Main Street Vegan Interview on Dec 4

Victoria Moran of Main Street Vegan will be interviewing me on Wednesday, December 4th, 3:00 pm Eastern Time / Noon Pacific Time.

You can listen live at the Main Street Vegan website and call in with questions: 888-558-6489 (U.S.), 816-347-5519 (outside the U.S).

12 Responses to “Main Street Vegan Interview on Dec 4”

  1. Dan Says:

    Hi Jack, I am looking forward to it. I love the work you do on this site, on veganhealth.org and of course your vegan outreach. You have changed so many lives for the better with your advocacy, both human and non-human!

  2. Jack Norris RD Says:

    Thanks, Dan! Very nice of you to say.

  3. Dan Says:

    Hi Jack,
    Do you think it would be a dicey thing for a vegan person to donate blood to the Red Cross without knowing their ferritin or hemoglobin/hematocrit status? The Red Cross does a very basic test and if you are significantly anemic (I think the cutpoint is 12 g/dL, but may be sex-specific), you can’t give blood. But this tells one nothing about iron status, only overt anemia. I have been thinking of giving blood but do not have any bloodwork numbers for the past 15 months or so. On a vegan diet, heme iron absorption doesn’t happen and so recovery after phlebotomy may be somewhat delayed. Do you know any vegan blood donors? Do they do so regularly, or as one off donations? And do they do it without knowing their ferritin status?

    (Certainly I think it would be dicey in a premenopausal, menstruating, vegan female)

  4. Jack Norris RD Says:

    Dan,

    I am not aware of any vegans who regularly donate blood, which is not to say that aren’t any (or even a lot).

  5. Ariann Says:

    I have donated blood several times both pregan and vegan. In both dietary cases, I have had times when I didn’t make the iron cut off and times when I did. I never knew my ferritin levels. If I made the cut off, I of course donated. I always felt totally fine after, didn’t notice any issues with recovery. Anemia is pretty common in premenopausal women, including non vegetarian women. Most regular blood donors I know who are women (all non veg) occasionally fail to make the cut off.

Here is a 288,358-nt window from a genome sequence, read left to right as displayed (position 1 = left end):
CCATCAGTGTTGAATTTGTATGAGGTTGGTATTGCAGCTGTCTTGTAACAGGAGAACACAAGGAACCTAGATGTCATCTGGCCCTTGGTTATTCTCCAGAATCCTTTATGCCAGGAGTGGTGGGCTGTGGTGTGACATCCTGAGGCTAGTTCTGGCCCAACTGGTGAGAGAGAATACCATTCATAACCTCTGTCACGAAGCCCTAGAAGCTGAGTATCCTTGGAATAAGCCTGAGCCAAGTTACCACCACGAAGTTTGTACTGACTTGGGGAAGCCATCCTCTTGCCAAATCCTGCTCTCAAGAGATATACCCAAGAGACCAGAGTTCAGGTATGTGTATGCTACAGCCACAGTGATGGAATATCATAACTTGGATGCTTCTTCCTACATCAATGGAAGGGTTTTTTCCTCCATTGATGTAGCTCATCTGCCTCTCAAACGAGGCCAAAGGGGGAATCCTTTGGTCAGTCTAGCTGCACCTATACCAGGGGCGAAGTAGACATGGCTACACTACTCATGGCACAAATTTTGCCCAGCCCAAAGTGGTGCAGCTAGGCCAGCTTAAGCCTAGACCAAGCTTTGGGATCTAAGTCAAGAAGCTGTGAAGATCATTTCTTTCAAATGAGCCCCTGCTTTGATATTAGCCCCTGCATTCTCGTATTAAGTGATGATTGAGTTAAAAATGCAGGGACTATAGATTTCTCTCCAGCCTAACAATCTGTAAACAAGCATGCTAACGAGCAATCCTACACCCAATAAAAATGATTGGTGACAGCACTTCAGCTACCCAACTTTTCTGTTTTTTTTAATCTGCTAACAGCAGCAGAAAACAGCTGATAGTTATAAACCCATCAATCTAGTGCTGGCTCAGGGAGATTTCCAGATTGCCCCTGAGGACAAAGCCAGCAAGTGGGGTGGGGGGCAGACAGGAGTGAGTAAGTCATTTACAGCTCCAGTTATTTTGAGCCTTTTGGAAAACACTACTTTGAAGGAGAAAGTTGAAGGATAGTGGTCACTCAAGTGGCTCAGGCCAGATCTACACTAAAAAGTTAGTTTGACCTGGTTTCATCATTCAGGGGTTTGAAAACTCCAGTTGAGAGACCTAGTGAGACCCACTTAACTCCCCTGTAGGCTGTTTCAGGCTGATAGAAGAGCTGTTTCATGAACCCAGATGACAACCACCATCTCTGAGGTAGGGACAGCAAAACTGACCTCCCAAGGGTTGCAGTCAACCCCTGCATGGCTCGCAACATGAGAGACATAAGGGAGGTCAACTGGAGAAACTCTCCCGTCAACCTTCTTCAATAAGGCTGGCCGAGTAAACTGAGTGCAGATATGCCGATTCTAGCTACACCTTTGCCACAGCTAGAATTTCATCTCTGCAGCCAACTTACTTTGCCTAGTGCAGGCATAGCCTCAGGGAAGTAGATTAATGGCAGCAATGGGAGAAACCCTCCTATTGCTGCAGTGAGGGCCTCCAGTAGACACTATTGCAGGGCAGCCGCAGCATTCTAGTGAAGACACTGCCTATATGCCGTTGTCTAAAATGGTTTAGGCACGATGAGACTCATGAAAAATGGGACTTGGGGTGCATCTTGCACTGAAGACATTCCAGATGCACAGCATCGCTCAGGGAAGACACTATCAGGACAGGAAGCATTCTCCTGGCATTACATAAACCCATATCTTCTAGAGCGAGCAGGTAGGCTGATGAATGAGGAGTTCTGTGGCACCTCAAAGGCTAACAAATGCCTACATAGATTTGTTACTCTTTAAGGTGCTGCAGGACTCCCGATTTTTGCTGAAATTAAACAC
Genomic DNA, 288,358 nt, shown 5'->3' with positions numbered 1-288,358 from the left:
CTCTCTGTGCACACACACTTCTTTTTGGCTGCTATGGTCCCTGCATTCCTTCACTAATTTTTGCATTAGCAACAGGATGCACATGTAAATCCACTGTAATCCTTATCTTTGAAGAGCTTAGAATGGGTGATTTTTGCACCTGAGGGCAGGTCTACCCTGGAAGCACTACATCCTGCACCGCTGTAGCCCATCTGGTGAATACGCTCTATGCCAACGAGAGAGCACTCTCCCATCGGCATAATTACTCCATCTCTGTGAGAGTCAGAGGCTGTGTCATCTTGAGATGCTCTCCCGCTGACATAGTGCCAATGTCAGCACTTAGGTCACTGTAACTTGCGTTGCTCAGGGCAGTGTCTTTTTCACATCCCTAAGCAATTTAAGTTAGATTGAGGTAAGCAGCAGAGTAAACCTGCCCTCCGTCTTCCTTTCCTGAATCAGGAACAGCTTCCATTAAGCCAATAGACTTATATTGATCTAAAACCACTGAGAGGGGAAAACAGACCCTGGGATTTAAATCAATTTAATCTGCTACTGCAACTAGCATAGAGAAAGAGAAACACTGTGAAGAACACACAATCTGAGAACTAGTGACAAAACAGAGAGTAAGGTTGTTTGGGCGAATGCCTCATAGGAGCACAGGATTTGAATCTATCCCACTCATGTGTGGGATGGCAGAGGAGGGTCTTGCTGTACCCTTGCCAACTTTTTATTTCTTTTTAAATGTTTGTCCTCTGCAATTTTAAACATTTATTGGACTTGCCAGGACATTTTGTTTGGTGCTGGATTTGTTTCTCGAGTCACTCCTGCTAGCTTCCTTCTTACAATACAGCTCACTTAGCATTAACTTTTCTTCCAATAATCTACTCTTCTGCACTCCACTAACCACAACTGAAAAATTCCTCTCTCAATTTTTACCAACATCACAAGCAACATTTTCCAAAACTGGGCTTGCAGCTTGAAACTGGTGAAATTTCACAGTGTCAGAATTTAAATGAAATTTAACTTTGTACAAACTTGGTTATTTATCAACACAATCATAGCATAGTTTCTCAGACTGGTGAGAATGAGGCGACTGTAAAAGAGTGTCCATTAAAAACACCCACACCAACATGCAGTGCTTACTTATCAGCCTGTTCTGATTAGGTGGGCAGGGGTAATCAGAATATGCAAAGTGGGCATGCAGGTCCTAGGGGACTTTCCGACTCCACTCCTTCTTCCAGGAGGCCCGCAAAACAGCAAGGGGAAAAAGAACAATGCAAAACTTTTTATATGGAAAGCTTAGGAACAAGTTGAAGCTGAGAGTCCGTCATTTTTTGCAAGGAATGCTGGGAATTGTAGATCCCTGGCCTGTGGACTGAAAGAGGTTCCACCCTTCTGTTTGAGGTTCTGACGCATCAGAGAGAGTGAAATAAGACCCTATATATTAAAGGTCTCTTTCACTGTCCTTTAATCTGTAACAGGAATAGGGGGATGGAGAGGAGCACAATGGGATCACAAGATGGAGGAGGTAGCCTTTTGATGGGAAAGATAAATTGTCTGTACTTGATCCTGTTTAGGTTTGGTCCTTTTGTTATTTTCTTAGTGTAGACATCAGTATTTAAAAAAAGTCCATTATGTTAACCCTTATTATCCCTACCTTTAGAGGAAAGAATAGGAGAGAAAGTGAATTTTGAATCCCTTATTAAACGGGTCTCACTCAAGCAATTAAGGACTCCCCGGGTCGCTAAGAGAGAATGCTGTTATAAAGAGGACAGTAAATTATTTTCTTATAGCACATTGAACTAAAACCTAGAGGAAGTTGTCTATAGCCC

6. Katherine Says:

    I have been vegan for over 4 years and I have donated blood regularly over the past 3 years. I am a 22 year old female. I do not know my ferritin status, but I almost always meet the hemoglobin cutoff. It’s worth noting that the hemoglobin cutoff for the American Red Cross is higher than what an individual generally needs to be healthy. I haven’t had any recovery issues, and I am physically active (though I don’t work out the day of donation, I’ve been fine working out the following day). If you are able to give blood, I think it is a valuable gift and a very generous thing to do! If you give it a try, I hope donation goes well for you!

  7. Dan Says:

    Thank you, Ariann and Katherine. I am strongly considering becoming a regular donor again. I used to volunteer at the Red Cross as a teenager (more than 20 years ago). I have had an easier transition to veganism than most, but it’s still been quite recent. I do still worry on occasion whether 1) I am depriving myself of important amino acids and other substances found largely in animals that most RDs and PhDs don’t seem to worry about (e.g. choline, tryptophan, taurine, carnitine, ubiquinol); and 2) whether by eating large quantities of nuts and raw cruciferous vegetables I am harming myself by virtue of lectins, phytates, and goitrogens. (It is not easy to have time to steam crudités for many meals).